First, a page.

Measure W’s aftermath: It’s still about process

In grey the Yes votes, in green the No votes on Measure W as of June 13, 2016.

NEVADA CITY, Calif. June 13, 2016 – The controversy about Measure W – Nevada County’s ballot measure designed to tweak the existing urgency ordinance and the outdoor growing ban on all marijuana – was not just about the ban, it was about the process. Now, we might be in for more of the same. Chair Miller has declined to let media attend and report on a meeting between the county and stakeholders.

It was about the process when newly-minted Chair Dan Miller on January 12, 2016 forgot to open public comment on the ballot measure itself and the vote was expedited in record time. Granted, it came after an exhaustive public comment period on the proposed ordinance, but the public never got to comment on the ballot measure itself.

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It was about process when we discovered that a Yes or a No vote on the ballot measure were basically the same – a No vote simply meaning that the existing ordinance and the ban would remain in place.

It was about process when the Board of Supervisors, on February 9, 2016 had to pass a resolution “clarifying” the language of the ballot measure stating If the Ballot Measure is not approved by a majority of the registered voters voting on the measure, it is the intent of the Board of Supervisors to reject the Ballot Measure, to repeal the ban on outdoor cultivation of marijuana and to consider and adopt other outdoor regulations at the next available meeting after the results of the election have been certified by the County Elections Official.

It was about process when Forrest Hurd filed a writ against the language of the impartial analysis of Measure W. The court decided on March 8, 2016 that five issues with the analysis needed to be rectified before the measure could appear on the June ballot.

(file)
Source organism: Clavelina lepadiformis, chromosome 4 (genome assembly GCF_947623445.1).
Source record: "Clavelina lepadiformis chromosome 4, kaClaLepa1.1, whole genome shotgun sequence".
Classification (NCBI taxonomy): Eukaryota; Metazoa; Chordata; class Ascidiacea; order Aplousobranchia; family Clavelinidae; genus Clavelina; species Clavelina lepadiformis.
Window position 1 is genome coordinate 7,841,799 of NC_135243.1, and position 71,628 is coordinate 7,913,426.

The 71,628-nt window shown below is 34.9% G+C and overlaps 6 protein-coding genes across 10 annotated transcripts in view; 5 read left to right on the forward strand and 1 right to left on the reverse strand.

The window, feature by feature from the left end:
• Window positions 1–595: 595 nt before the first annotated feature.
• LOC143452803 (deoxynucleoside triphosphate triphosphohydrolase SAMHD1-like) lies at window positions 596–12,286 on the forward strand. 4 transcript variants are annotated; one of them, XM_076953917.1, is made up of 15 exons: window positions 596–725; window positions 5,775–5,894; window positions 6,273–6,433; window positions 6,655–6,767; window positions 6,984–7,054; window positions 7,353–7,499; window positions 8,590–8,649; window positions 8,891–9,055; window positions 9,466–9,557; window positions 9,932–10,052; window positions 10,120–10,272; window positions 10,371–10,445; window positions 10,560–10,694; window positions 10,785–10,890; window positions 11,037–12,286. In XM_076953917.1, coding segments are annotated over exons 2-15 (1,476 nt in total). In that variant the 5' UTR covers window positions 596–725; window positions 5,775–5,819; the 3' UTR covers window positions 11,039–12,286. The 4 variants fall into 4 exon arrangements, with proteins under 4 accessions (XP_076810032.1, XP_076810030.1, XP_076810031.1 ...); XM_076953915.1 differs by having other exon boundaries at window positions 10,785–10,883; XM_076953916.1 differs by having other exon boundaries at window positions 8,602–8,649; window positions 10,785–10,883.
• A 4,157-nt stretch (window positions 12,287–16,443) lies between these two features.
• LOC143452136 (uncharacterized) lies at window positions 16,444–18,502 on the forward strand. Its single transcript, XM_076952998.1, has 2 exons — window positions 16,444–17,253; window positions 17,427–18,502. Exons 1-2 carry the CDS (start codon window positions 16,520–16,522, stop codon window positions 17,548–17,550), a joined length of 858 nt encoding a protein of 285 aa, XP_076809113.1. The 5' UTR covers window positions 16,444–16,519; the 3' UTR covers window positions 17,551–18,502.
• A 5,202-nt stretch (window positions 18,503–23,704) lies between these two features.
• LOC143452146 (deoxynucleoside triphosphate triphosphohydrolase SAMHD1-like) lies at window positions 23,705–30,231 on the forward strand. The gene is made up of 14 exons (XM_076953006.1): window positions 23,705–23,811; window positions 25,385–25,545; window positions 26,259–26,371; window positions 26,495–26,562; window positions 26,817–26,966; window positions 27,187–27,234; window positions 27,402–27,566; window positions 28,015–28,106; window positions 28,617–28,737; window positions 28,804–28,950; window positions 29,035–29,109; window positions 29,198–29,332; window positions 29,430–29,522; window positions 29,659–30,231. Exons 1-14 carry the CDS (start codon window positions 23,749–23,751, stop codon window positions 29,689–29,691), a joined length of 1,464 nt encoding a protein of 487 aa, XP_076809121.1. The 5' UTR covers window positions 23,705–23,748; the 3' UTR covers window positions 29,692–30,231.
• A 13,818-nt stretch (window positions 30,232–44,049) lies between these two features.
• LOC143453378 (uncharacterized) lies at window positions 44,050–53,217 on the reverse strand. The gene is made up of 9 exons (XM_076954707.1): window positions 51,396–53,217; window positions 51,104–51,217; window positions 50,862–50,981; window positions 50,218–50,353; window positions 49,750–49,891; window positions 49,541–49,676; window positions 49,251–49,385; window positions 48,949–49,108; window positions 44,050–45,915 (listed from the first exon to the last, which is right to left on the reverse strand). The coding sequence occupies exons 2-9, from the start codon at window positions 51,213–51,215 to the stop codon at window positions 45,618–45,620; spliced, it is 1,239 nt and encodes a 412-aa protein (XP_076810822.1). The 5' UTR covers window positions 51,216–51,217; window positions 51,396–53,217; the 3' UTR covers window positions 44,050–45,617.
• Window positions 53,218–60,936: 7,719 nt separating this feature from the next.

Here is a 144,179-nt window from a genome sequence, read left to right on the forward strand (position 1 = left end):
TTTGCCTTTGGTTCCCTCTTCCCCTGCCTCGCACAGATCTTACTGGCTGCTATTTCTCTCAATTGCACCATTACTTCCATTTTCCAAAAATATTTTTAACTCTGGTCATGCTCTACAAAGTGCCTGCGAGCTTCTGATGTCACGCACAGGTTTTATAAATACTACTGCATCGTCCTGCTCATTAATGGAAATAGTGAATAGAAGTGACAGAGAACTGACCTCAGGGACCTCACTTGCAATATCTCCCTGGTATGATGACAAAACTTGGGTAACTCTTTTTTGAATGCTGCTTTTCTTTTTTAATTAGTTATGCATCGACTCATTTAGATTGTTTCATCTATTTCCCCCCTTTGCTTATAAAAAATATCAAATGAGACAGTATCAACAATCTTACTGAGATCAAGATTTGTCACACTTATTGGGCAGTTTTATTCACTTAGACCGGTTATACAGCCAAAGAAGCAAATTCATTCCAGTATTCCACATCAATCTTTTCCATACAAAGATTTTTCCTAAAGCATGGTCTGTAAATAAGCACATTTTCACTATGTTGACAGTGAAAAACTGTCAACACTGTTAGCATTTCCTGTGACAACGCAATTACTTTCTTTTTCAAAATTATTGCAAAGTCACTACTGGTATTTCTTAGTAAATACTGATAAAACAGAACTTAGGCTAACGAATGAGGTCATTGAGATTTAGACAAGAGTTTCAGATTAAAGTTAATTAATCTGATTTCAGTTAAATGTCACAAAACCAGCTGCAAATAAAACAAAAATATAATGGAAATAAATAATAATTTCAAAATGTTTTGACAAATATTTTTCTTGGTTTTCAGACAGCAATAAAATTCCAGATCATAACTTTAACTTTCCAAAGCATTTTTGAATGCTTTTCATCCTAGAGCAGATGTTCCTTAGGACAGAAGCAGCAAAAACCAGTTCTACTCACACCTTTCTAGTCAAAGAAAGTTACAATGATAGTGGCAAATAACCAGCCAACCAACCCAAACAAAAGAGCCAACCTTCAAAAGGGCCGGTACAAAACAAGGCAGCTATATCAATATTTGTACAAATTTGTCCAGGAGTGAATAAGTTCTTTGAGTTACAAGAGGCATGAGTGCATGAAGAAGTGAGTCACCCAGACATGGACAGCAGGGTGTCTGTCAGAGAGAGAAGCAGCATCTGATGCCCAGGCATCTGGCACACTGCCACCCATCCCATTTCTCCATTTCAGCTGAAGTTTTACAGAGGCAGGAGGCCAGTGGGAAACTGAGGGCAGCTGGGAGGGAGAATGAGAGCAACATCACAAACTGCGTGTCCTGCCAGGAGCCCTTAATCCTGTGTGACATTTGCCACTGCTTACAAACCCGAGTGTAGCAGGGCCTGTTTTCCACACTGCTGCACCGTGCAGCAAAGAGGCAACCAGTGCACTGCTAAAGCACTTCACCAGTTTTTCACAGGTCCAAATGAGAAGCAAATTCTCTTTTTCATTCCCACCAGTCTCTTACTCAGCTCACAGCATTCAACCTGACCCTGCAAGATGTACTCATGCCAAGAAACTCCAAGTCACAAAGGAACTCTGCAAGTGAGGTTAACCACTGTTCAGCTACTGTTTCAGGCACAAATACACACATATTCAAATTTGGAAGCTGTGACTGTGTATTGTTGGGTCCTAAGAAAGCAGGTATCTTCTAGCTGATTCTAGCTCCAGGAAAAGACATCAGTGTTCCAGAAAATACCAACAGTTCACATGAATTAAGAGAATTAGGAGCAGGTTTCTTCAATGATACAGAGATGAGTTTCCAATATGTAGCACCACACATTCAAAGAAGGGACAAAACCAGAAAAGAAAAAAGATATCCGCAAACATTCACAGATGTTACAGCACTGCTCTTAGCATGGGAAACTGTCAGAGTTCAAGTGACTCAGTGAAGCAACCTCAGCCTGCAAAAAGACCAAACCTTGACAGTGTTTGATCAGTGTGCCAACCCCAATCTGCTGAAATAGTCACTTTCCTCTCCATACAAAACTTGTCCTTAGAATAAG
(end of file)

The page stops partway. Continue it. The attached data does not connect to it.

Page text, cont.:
The voters appear to have dealt the final blow to Measure W and its processes by a 58 to 42 margin.

No media allowed

Now, Chair Miller is convening a meeting on Wednesday to discuss with a small stakeholder group what will replace the outdoor growing ban.

According to Patricia Smith, the Nevada County chapter Chair of ASA, Miller has indicated he wants to bring the item before the BOS at their June 28th meeting.

What he does not want is media in the room.

Earlier this morning, Chair Miller could not meet even briefly with this reporter, stating he was “late for a meeting.” Ten minutes later, as he left County Counsel’s office, he studiously avoided to look over to the reception desk and respond to a question.

The Union newspaper was also informed their reporter was not welcome, it would be “inappropriate.”

In an email to Miller asking him to reconsider his position, Patricia Smith wrote: “Since anything discussed in the meeting will get to the press anyway, why not take the high road and invite them. It will go a long way toward healing the division Measure W has caused our community.”

We agree.